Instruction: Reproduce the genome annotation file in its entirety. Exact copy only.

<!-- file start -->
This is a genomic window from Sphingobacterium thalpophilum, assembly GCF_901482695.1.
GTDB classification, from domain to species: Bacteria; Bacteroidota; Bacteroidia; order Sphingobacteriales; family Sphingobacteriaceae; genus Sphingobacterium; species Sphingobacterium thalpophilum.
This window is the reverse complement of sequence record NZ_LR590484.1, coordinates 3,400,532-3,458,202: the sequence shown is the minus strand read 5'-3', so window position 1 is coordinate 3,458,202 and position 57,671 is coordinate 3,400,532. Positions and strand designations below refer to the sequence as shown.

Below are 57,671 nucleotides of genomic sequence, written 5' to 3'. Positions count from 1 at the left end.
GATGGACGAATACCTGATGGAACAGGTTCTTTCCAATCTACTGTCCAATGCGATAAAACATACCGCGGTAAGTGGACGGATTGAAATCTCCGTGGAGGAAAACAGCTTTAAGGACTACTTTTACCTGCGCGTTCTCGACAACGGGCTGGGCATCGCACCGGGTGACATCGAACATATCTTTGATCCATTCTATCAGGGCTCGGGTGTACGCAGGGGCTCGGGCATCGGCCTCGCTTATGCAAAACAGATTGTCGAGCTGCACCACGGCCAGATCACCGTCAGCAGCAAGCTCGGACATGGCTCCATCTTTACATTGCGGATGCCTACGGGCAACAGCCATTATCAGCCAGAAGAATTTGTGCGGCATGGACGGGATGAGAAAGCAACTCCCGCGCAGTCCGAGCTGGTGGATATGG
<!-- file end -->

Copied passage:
This is a genomic window from Sphingobacterium thalpophilum, assembly GCF_901482695.1.
GTDB classification, from domain to species: Bacteria; Bacteroidota; Bacteroidia; order Sphingobacteriales; family Sphingobacteriaceae; genus Sphingobacterium; species Sphingobacterium thalpophilum.
This window is the reverse complement of sequence record NZ_LR590484.1, coordinates 3,400,532-3,458,202: the sequence shown is the minus strand read 5'-3', so window position 1 is coordinate 3,458,202 and position 57,671 is coordinate 3,400,532. Positions and strand designations below refer to the sequence as shown.

Below are 57,671 nucleotides of genomic sequence, written 5' to 3'. Positions count from 1 at the left end.
GATGGACGAATACCTGATGGAACAGGTTCTTTCCAATCTACTGTCCAATGCGATAAAACATACCGCGGTAAGTGGACGGATTGAAATCTCCGTGGAGGAAAACAGCTTTAAGGACTACTTTTACCTGCGCGTTCTCGACAACGGGCTGGGCATCGCACCGGGTGACATCGAACATATCTTTGATCCATTCTATCAGGGCTCGGGTGTACGCAGGGGCTCGGGCATCGGCCTCGCTTATGCAAAACAGATTGTCGAGCTGCACCACGGCCAGATCACCGTCAGCAGCAAGCTCGGACATGGCTCCATCTTTACATTGCGGATGCCTACGGGCAACAGCCATTATCAGCCAGAAGAATTTGTGCGGCATGGACGGGATGAGAAAGCAACTCCCGCGCAGTCCGAGCTGGTGGATATGG